The elite research institutions have ample funding and dozens of IT staff dedicated to research computing. They can churn out publications even if their operation is inefficient. Most institutions, however, have few or no IT staff dedicated to research, and cannot afford to squander precious man-hours on temporary, one-off software installs. The wise approach for those of us in that situation is to collaborate on making software deployment easier for everyone. If we do so, then even the smallest research groups can leverage that work to be more productive and make more frequent contributions to science.

Fortunately, the vast majority of open source software installs can be made trivial for anyone to do for themselves. Modern package managers perform all the same steps as a caveman install, but automatically. Package managers also install dependencies for us automatically.

News Roundup

Touchpad, Interrupted

For two years I've been driving myself crazy trying to figure out the source of a driver problem on OpenBSD: interrupts never arrived for certain touchpad devices. A couple weeks ago, I put out a public plea asking for help in case any non-OpenBSD developers recognized the problem, but while debugging an unrelated issue over the weekend, I finally solved it.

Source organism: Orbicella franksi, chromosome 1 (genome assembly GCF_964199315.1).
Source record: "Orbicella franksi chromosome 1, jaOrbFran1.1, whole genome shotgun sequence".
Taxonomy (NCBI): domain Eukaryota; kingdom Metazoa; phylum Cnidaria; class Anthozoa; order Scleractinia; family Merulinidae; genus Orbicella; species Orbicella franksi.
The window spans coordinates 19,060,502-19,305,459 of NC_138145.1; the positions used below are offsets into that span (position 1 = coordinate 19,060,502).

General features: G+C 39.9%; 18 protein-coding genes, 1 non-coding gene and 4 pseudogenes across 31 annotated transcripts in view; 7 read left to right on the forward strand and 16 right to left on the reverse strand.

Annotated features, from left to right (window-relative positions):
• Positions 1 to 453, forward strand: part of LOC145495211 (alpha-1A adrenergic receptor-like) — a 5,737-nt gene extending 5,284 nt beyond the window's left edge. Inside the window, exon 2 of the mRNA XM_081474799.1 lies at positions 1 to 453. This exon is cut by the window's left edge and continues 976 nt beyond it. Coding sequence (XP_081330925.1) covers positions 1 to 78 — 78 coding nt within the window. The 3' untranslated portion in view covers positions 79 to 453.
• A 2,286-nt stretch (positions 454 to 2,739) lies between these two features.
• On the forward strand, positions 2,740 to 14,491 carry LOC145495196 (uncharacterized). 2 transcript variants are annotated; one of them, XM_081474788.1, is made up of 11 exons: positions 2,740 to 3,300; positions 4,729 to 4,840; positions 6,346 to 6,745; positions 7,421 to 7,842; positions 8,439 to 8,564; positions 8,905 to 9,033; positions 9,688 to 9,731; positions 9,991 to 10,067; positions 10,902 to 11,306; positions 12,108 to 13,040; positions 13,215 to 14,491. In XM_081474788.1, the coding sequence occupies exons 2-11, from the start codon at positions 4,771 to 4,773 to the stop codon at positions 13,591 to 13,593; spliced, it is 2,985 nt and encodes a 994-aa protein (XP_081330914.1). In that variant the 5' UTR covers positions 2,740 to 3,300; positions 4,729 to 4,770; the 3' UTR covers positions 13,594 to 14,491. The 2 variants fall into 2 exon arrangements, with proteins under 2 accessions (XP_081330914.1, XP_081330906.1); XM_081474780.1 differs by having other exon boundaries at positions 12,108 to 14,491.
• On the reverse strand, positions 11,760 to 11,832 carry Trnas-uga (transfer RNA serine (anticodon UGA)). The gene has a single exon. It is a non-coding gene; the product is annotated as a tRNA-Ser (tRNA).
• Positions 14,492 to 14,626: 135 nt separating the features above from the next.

It's been a long journey and it's a technical tale, but here it is.

Porting wine to amd64 on NetBSD, second evaluation report

  • Summary

Presently, Wine on amd64 is in test phase. It seems to work fine with caveats like LD_LIBRARY_PATH which has to be set as 32-bit Xorg libs don't have ${PREFIX}/emul/netbsd32/lib in its rpath section. The latter is due to us extracting 32-bit libs from tarballs in lieu of building 32-bit Xorg on amd64. As previously stated, pkgsrc doesn't search for pkgconfig files in ${PREFIX}/emul/netbsd32/lib which might have inadvertent effects that I am unaware of as of now. I shall be working on these issues during the final coding period. I would like to thank @leot, @maya and @christos for saving me from shooting myself in the foot many a time. I, admittedly, have had times when multiple approaches, which all seemed right at that time, perplexed me. I believe those are times when having a mentor counts, and I have been lucky enough to have really good ones. Once again, thanks to Google for this wonderful opportunity.